Snow Shoveling Tips to Reduce Back Injuries

by Rachel Laurendeau on June 6, 2012

Snow removal is a common cause of back injuries during the winter months. Improper shoveling techniques can put stress on the lower back, lead to muscle strain or even more serious back injuries.

Following these simple snow removal tips can help you get through the snowy winter season without low back pain and injury free.

1. Pick the Right Snow Shovel – Buy an ergonomic shovel with a curved handle or an adjustable handle length and a lightweight, plastic blade. This will minimize the amount of bending you need to do and lessen the amount of weight you need to move.

2. Warm Up Your Body – Tight, cold muscles are more prone to injury than warmed up, flexible muscles. Take five to ten minutes before you start to get your blood pumping and loosen up your joints and muscles. You can go for a brisk walk, climb some stairs or march in place and follow it up by stretching your lower back, hamstrings, arms and shoulders.

3. Pace Yourself – Shoveling small amounts of snow is less strenuous than attacking a large pile all at once. When shoveling after a snowstorm, take a break for a few minutes, every 15 minutes or whenever you feel you need to stop. Stretch your arms, shoulders and back during your breaks. Keep your loads light, don’t lift loads that are too heavy for you. Also, try shoveling in intervals, throughout the snowfall rather than waiting for all the snow to build up to unmanageable depths (and weight).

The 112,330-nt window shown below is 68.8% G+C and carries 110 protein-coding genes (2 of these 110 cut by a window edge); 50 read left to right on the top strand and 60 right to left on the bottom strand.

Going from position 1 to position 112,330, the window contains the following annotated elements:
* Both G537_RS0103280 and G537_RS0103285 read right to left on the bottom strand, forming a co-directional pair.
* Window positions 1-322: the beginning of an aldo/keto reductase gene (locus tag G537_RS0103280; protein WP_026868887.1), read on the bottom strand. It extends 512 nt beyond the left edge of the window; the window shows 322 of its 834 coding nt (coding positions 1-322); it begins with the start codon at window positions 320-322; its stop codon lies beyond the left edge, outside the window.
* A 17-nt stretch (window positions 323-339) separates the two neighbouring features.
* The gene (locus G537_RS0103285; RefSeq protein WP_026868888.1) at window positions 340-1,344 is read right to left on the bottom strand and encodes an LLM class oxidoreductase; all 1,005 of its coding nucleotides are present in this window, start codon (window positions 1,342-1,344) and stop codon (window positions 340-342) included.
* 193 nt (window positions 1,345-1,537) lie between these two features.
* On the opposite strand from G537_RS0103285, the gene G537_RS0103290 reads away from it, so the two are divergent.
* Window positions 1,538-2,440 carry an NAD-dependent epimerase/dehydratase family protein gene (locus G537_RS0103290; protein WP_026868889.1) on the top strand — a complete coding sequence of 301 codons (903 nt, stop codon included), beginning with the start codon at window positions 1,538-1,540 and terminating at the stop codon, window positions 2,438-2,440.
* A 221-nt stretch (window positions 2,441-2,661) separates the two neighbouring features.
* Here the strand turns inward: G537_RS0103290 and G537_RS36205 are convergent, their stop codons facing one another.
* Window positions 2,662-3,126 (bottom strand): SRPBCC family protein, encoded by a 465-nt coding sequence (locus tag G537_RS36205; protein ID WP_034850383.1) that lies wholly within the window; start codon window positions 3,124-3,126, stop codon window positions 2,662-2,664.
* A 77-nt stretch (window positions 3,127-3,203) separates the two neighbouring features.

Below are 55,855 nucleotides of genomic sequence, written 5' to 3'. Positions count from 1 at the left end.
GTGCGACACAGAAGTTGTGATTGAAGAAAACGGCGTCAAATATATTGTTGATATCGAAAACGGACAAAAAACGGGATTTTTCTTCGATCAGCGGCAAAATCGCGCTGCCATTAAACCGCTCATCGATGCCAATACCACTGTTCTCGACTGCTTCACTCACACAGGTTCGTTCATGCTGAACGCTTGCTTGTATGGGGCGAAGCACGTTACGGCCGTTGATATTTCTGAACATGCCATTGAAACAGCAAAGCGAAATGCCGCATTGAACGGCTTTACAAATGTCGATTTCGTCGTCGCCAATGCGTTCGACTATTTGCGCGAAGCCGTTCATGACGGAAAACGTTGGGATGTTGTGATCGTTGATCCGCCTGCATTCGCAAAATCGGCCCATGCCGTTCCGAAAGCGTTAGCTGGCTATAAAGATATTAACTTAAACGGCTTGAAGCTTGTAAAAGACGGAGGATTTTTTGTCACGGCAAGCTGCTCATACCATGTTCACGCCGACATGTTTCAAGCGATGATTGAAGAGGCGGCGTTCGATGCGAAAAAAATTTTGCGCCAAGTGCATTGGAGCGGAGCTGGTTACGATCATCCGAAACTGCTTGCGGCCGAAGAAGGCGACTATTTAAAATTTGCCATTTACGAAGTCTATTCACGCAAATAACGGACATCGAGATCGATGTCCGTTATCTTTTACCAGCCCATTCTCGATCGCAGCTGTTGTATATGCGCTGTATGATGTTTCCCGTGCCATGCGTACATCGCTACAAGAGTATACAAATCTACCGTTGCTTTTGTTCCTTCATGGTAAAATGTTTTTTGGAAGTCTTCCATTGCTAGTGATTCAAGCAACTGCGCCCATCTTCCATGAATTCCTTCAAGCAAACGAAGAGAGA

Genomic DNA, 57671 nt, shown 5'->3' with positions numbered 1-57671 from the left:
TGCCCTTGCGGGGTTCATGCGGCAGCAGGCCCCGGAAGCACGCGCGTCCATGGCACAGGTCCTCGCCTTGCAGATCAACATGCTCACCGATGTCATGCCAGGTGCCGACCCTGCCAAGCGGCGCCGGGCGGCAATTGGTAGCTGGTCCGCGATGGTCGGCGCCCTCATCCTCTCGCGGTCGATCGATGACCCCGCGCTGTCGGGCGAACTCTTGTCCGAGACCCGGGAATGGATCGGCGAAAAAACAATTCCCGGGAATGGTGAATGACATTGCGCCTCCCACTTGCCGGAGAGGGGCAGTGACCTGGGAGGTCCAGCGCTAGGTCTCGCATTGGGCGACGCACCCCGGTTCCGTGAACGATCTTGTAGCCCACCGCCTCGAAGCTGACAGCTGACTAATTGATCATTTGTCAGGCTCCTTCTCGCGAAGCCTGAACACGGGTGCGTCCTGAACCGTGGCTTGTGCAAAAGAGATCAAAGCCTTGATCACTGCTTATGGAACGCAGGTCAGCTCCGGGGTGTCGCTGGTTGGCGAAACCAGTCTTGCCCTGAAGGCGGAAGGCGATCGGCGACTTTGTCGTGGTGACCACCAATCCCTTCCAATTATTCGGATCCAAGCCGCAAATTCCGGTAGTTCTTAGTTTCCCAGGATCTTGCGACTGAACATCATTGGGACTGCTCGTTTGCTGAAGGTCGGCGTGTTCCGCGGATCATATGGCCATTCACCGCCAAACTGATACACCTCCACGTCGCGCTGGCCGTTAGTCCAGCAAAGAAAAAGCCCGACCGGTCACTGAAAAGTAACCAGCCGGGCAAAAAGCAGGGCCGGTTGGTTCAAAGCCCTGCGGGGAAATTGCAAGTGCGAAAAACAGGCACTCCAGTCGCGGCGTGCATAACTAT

4. Use Ergonomic Lifting – Whenever possible, push the snow off to the side rather than lifting it. If you have to lift:
• have your shoulders and hips squarely facing the object you’re lifting;
• bend at the hips, not the low back, and push the chest out; then, bend your knees and lift with your knees, legs and arms muscles, keeping your back straight;
• if you have to lift a full shovel, grip the shovel with one hand as close to the blade as comfortably possible while keeping the other hand on the handle;
• avoid twisting your back; instead, pivot your whole body to face the right direction.

5. No Fancy Footwork– Winter weather often leads to slippery conditions. Wearing shoes or boots with good treads can help reduce the potential of slipping, falling or twisting and hurting yourself. Spreading ice melt or grit on your walkways can also improve traction and lower the chances of slipping.

6. Know Your Limits – If you have pre-existing back problems or any other health conditions, either invest in a snow blower or think about hiring a snow plowing service to clear the heavy snow.

Follow these tips for safe shoveling techniques next time there is a snowfall in your area and you’ll be ready to meet the snow head on and injury free.

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